Laing makes a compelling case that these writers affected one another’s lives. But she never makes it clear why a young British woman would undertake a journey to come to grips with the lives and legacies of these six dead American men. As she ventures from the Northeast through the South, Laing reveals that she has a personal connection with alcoholism. Between the ages of eight and eleven, she lived in an alcoholic household, where, one terrifying night, her mother’s girlfriend flew into a violent, drunken rage that ended with police intervention. But that was more than two decades ago, and Laing declines to describe the impact those events or other brushes with addicts and addiction have had on her life since. Instead, she parries any further inquiry with innuendo. That long-ago night of liquor-fueled rage, she writes, has had “long-reaching consequences in the relationships of my adult life.” She elaborates no further.

Perhaps discretion can be a virtue, but in a largely first-person narrative like The Trip to Echo Spring, it hinders our ability to understand Laing as a character, a narrator, and a writer. Why has she come to America? Why is alcoholism a subject she can’t address at home? And what does she hope to find by visiting the former homes of these writers, whose lives and experiences are so unlike her own? They were all alcoholics and Laing saw the ravages of alcoholism as a child. Is that really all? Early on, Laing describes the U.S. as “a country almost entirely unknown to me,” and its foreignness shows. She offers long, florid descriptions of the scenery (New York’s skyscrapers rise “in wavering light like underwater plants”), captures overheard conversations that play to broad stereotypes—a boy is reprimanded for wearing a New York Yankees t-shirt in the South—and jarringly mangles American geography—she thinks the Mississippi Delta is in southern Louisiana and that the Super Bowl is a stadium in New Orleans. Her America is half-formed and her journey through it feels half-told. When Laing visits Raymond Carver’s resting place in Port Angeles, Washington, at the end of the book, she breaks down and cries after reading a graveside guestbook full of testimonials from recovering alcoholics. This is presumably a moment of great catharsis but we’re kept at too great a distance to truly empathize with her tears.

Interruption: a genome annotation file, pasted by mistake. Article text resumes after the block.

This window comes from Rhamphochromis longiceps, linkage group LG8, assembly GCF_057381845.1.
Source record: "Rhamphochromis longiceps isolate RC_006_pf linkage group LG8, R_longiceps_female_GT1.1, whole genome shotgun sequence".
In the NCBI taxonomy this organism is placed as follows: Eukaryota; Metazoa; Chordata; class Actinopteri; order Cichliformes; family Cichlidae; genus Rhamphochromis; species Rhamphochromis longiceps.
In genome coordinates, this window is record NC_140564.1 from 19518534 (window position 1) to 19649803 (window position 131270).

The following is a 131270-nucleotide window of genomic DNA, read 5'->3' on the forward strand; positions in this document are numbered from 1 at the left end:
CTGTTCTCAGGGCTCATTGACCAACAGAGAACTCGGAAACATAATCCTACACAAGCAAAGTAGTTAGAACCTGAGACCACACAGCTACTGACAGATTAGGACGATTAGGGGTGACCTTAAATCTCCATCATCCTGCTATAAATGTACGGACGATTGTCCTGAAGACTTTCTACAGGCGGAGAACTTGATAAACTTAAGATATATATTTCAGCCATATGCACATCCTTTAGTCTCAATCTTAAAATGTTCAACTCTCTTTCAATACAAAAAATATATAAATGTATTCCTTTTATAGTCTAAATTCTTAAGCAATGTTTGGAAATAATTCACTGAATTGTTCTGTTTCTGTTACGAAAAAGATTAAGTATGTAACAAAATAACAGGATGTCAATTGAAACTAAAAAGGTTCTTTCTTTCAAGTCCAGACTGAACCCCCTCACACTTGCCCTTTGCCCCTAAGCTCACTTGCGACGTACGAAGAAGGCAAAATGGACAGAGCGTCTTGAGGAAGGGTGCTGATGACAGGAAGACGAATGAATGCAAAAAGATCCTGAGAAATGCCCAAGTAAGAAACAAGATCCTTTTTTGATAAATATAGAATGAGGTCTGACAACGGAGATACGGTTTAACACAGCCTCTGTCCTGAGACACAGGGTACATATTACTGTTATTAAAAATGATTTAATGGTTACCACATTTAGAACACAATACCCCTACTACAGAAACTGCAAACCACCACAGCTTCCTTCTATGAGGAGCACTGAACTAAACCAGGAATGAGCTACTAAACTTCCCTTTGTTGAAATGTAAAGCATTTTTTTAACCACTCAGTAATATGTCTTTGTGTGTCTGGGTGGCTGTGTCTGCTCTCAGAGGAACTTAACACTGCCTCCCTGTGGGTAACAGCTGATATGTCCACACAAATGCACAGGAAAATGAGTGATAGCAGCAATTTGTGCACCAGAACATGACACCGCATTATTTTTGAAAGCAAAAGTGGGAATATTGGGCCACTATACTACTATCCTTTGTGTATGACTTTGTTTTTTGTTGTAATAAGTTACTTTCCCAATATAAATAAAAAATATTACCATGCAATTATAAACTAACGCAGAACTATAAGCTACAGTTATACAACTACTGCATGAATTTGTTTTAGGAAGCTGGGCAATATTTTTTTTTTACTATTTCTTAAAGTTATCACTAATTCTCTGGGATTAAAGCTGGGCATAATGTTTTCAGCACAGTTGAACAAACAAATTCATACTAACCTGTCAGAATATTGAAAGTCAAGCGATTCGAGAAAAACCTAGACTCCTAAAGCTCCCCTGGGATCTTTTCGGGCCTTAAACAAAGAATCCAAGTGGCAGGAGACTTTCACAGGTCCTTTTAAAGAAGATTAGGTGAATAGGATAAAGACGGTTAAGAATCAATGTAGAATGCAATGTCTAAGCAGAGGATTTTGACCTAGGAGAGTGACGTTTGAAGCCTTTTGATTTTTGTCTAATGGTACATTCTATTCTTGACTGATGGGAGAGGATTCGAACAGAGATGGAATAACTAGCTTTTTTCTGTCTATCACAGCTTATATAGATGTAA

Why do some writers drink? Is there a relationship between addiction and the “vocation of unhappiness”? Can travel help us overcome our native pain? At one point, Laing quotes from the opening of Hemingway’s For Whom the Bell Tolls, and then implores us to put ourselves in Papa’s shoes: “Imagine pressing the words, letter by letter into the page. And imagine getting up, closing the door to your study and walking downstairs. What do you do? You go to the liquor cabinet and you pour yourself a shot of the one thing no one can take from you: the nice good lovely gin, the nice good lovely rum.” Yes, you could do that. But many writers have closed the door to their studies, walked downstairs, and enjoyed a cup of coffee, or a cigarette, or a bike ride. What would Laing do? She never tells us, and her reticence not only hinders our ability to understand her, it hinders our ability to understand her writers and their struggle.

Laing has researched the lives of her writers deeply. She quotes telling portions of their private letters and public writing, and pulls important details from their biographies. But she flounders when she tries to make us understand what it might have felt like to be a desperate, disheartened Tennessee Williams or Ernest Hemingway staring at a half-empty bottle of whiskey. The Trip to Echo Spring takes us across America and into six sad, restless, creative, and alcohol-ravaged lives, but its conclusions don’t reach far beyond what Tennessee Williams banally observed:

 “Why does a man drink?” the playwright shrugged to Elia Kazan. “1. He’s scared shitless of something. 2. He can’t face the truth about something.”

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Eric Benson is a journalist living in Austin, Texas. His work has been published in New York, Men's Journal, Bookforum, and Guernica.